0

I have researched various translations of 1 Clement 30:5 and would be thankful if anyone could expound what is meant by:

"Blessed is the offspring of a woman that liveth but a short time. Be not thou abundant in words."

*alternate translation:

"Doth he that is born of woman and liveth but for a short time think himself to be blessed? Be not abundant in speech."

New contributor
Bnpg is a new contributor to this site. Take care in asking for clarification, commenting, and answering. Check out our Code of Conduct.
4
  • One can never know the intention of an author. They may have efficiently expressed what they thought within themselves or they may have inaccurately conveyed their concept through bad choice of vocabulary or poor subtlety of grammar. One can only say (through an hermeneutic process) what an author has written. To ask of the intention of an author is to invite an opinion. Accuracy of translation is another matter and it would be helpful if you could supply the original text (in Latin ?) of the two translations to which you refer. – Nigel J Jul 21 at 8:52
  • Cross-post from Hermeneutics.SE. – Lucian Jul 21 at 9:33
  • @NigelJ: See authorial intent. – Lucian Jul 21 at 13:37
  • 1
    @Lucian As your linked article states, the opposing view is intentional fallacy. – Nigel J Jul 21 at 16:04
0

The authorial intent, as suggested by the verse's surrounding context, seems to be that of instilling Christ-like meekness and humility (Matthew 11:29) in the hearts of boastful people:

1 Clement 30 For God, he saith, resisteth the proud, but giveth grace unto the humble. Let us clothe ourselves with concord, being humble, temperate, keeping ourselves far from all whispering and evil speaking, justified by our deeds, and not by our words. For he saith, He who saith many things shall, in return, hear many things. Doth he that is eloquent think himself to be just ? Doth he that is born of woman and liveth but for a short time think himself to be blessed? Be not abundant in speech. Let our praise be in God, and not for ourselves, for God hateth the self-praisers. Let the testimony of right actions be given us from others, even as it was given to our fathers who were just. Audacity, self-will, and boldness belong to them who are accursed of God; but moderation, humility, and meekness, to them that are blessed of God.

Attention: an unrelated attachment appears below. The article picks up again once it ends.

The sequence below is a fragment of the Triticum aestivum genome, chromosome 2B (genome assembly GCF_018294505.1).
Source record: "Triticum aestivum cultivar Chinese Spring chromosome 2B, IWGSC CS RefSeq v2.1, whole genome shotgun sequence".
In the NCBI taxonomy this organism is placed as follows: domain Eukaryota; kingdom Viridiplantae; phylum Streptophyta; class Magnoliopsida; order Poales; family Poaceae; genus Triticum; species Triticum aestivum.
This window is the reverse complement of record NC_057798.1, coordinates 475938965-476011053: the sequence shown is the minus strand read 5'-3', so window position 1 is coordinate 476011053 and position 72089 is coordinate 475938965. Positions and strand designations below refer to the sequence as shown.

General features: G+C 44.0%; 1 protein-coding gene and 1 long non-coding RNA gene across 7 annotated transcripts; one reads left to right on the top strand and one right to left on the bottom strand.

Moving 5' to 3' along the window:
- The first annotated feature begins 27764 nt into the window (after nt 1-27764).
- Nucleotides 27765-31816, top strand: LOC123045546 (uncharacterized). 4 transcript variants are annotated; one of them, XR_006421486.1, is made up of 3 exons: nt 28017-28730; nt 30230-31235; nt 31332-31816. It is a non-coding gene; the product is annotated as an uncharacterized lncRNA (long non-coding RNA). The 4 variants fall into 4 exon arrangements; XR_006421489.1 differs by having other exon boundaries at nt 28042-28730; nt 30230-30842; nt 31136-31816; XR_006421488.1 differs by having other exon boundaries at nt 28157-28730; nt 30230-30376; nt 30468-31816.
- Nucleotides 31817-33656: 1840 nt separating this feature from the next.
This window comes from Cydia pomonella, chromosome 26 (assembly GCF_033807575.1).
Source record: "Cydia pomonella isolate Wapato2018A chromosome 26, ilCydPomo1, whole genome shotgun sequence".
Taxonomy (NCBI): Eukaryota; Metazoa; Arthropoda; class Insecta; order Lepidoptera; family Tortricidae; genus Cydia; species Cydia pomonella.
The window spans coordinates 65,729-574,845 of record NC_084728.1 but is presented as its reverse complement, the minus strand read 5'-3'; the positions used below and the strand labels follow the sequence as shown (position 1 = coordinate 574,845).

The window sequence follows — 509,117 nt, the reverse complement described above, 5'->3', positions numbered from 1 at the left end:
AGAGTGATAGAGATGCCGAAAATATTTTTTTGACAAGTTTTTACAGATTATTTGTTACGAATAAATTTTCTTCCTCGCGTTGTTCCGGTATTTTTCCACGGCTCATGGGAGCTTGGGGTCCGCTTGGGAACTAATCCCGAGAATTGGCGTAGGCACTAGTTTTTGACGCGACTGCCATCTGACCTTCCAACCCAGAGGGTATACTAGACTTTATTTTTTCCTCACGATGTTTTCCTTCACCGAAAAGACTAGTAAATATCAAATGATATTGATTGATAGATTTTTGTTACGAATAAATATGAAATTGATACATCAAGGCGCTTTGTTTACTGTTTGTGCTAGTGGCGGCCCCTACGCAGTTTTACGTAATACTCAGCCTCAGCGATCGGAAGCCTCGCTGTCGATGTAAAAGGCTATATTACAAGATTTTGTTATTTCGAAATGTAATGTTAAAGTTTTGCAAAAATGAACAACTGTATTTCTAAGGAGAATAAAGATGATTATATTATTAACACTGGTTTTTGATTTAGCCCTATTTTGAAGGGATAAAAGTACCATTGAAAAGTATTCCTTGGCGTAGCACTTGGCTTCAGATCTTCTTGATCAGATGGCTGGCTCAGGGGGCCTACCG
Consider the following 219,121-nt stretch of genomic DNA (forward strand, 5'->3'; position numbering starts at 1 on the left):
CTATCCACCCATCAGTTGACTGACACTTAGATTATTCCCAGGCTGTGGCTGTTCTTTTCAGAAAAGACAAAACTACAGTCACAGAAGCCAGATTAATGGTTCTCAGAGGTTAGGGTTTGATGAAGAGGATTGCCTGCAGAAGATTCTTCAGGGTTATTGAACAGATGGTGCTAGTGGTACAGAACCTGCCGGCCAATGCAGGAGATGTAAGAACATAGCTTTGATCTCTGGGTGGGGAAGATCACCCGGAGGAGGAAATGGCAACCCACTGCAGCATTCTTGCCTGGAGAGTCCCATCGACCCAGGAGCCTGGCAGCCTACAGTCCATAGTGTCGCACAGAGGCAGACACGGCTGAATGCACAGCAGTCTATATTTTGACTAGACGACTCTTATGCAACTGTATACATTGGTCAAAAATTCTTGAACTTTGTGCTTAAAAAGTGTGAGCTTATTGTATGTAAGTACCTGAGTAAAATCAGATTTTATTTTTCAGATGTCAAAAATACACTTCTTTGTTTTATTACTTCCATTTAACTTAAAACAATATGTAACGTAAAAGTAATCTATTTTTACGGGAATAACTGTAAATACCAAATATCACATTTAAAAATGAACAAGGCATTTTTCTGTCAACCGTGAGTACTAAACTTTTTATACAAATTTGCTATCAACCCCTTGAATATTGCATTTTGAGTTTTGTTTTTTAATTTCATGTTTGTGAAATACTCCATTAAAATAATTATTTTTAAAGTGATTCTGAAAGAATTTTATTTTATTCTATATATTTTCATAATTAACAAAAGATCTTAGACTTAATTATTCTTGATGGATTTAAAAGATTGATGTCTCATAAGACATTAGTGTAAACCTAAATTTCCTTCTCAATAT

Specifically,

Doth he that is born of woman and liveth but for a short time think himself to be blessed ?

serves as a stern reminder of our own mortality; if we perish like flies (Isaiah 40:6), then what exactly is there to be boastful of in the first place ?

As for

Be not abundant in speech.

the context, as noted above, points to this as referring to self-congratulatory or self-praising speech.

There is also a stylistic note to be added, in that the ancient Christian author is somewhat ironically contrasting the brevity of human life, with the length of the self-adulatory tirades in which people characterized by such self-centered tendencies quite often indulge in.

Your Answer

Bnpg is a new contributor. Be nice, and check out our Code of Conduct.

By clicking “Post Your Answer”, you agree to our terms of service, privacy policy and cookie policy

Not the answer you're looking for? Browse other questions tagged or ask your own question.